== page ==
The official (Vangelis approved) English translation of his interview for VIMAgazino, published September 25 2016
Upon the worldwide release of his album, Rosetta on Friday, 23rd September 2016, the Greek composer speaks on VIMAgazino about the secrets of creativity, his working method, his relationship with Greece, along with the inner substance, the meaning, and the noesis of music.
By Pavlos Papadopoulos
How is the exploration of space and of the dawning of the Universe interconnected with the work of the great Greek composer, Vangelis? The worldwide release of his latest album entitled Rosetta, two days ago, marks the completion of the European Space Agency’s (ESA) space mission of the same name. The Rosetta Spacecraft, named after the Rosetta Stone, which held a key role to decoding the Egyptian hieroglyphics, completed a few days ago the study on comet 67P/Churyumov-Gerasimenko, broadening even further the horizons of our knowledge on the genesis of the solar system. Upon this event, Vangelis, a figure of the Arts whose radiance spreads beyond his 1982 Academy Award for Best Original Score of the film Chariots of Fire, gave to VIMAgazino a rare interview. In this interview, he talked about music not in terms of the “music industry”, but regarding the inner substance, the meaning and the intellectual nature of music, the code of creation, the way in which masterpieces, achievements, and every single expression of matter and intellect are displayed, and, finally, the “system” with which he himself works and composes music. It is absolutely certain that whoever reads this interview will be creatively puzzled and positively caught by surprise once they are enlightened on the fundamental truths crystallized in music; these truths may appear to be abstract and philosophical, but they exert influence on and are applied in whatever we think and do.
Pavlos Papadopoulos: Vangelis, what is the very characteristic of the Rosetta Space Mission that inspired you to create an innovative new album? How did you end up with these compositions upon the occasion of this space mission?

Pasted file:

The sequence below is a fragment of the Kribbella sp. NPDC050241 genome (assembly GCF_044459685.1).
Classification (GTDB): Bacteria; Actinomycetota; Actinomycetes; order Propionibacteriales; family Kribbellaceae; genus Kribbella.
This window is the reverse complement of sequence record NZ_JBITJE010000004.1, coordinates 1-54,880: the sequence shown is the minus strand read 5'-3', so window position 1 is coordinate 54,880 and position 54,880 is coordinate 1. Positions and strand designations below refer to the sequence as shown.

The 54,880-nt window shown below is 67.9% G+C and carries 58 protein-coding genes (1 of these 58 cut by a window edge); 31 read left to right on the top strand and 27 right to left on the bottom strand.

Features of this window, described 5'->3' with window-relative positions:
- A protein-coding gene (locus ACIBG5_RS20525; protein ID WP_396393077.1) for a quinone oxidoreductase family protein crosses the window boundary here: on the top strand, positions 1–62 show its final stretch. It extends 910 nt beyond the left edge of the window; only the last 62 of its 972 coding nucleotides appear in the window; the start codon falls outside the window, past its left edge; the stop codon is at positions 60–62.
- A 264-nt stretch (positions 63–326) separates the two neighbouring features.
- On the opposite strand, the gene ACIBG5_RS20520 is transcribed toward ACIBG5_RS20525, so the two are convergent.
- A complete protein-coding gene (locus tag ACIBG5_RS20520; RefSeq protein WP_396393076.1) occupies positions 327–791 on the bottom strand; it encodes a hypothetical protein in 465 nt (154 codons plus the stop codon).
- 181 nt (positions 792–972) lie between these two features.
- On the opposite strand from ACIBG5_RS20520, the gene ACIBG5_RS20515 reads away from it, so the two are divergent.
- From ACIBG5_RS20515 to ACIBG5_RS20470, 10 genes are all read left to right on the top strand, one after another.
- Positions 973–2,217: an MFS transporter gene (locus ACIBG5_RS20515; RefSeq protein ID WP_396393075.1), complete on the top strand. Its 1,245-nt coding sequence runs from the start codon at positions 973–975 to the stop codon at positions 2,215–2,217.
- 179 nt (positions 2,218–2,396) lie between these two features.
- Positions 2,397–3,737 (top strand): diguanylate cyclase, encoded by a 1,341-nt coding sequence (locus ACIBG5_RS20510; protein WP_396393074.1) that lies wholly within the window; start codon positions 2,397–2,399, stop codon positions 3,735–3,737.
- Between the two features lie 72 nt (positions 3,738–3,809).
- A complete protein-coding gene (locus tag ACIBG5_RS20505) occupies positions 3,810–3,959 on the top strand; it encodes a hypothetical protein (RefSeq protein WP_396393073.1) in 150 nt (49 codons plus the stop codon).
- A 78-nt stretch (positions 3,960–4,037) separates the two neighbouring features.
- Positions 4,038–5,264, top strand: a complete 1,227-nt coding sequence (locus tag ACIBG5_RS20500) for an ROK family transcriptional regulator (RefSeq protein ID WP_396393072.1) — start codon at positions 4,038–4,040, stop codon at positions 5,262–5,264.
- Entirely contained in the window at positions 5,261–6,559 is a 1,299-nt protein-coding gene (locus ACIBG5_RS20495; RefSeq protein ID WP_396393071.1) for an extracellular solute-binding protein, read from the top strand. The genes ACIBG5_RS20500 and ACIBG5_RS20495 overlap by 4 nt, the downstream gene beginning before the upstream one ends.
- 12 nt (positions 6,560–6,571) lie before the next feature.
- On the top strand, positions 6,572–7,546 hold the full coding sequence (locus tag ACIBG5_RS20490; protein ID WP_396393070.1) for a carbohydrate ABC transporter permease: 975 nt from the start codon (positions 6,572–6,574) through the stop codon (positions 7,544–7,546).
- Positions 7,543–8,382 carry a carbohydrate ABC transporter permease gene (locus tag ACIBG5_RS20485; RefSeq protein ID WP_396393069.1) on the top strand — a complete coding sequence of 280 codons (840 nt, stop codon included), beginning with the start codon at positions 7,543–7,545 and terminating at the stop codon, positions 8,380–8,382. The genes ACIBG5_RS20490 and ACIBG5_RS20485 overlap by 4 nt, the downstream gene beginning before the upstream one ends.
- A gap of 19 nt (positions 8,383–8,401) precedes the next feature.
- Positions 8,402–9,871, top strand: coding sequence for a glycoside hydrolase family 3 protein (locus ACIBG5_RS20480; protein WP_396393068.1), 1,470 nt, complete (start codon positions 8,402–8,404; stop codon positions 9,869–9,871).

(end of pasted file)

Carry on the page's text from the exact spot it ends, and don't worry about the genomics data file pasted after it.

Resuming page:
Vangelis: To begin with, Pavlos, I am quite impressed by your interest in future issues regarding space, because, despite being of utmost importance, they do not seem to concern the wider public as much as they should. There is a variety of reasons that led me to be engaged in this project, but the main reason is that the Rosetta Mission attempted to give information and data on issues of interest for the scientific world through numerous scientific studies that were conducted. Nowadays, more than ever, mankind is trying to trace the beginning of the world and find out where life and man originate from. One of the many ways to explore this is the studying of the oldest areas of Space, and, more specifically, of planets and comets found at an earlier state and carrying elements not found on other planets, such as Earth.
PP: This is a great scientific endeavour.
V: The endeavour, the persistence, the organising and the scientific knowledge applied by the involved scientists with incredible accuracy to such a long voyage of 539 million kilometres, can only be viewed in awe. Just consider the fact that in voyages of this kind, it is never known if the final destination will be reached, and, once reached, it is unknown if what is sought will be found. In the case of Rosetta, this voyage is considered to have been crowned with absolute success. Furthermore, the results will be gradually publicised in time.
PP: This is not the first time your name has been associated with space missions. You have already collaborated with NASA. Many of us remember the mission to Mars in 2001 for which you composed Mythodea.
V: Indeed. In all this space pandemonium that is witnessed nowadays, I can’t help but mention other NASA missions, and especially one which is somehow similar, i.e. Mission Juno. The goal of this mission was to collect similar information from the primitive planet Jupiter, which is our protector absorbing many hazardous space bodies that could potentially hit our planet. I have been working on this mission from its very set-up until now that it has reached its destination. For example, my Foundation (Research, Music, Arts and Sciences Foundation Evangelos Papathanassiou) held one of the early NASA conferences for this mission in which 55 important scientists participated at Volos, my birthplace, in 2007.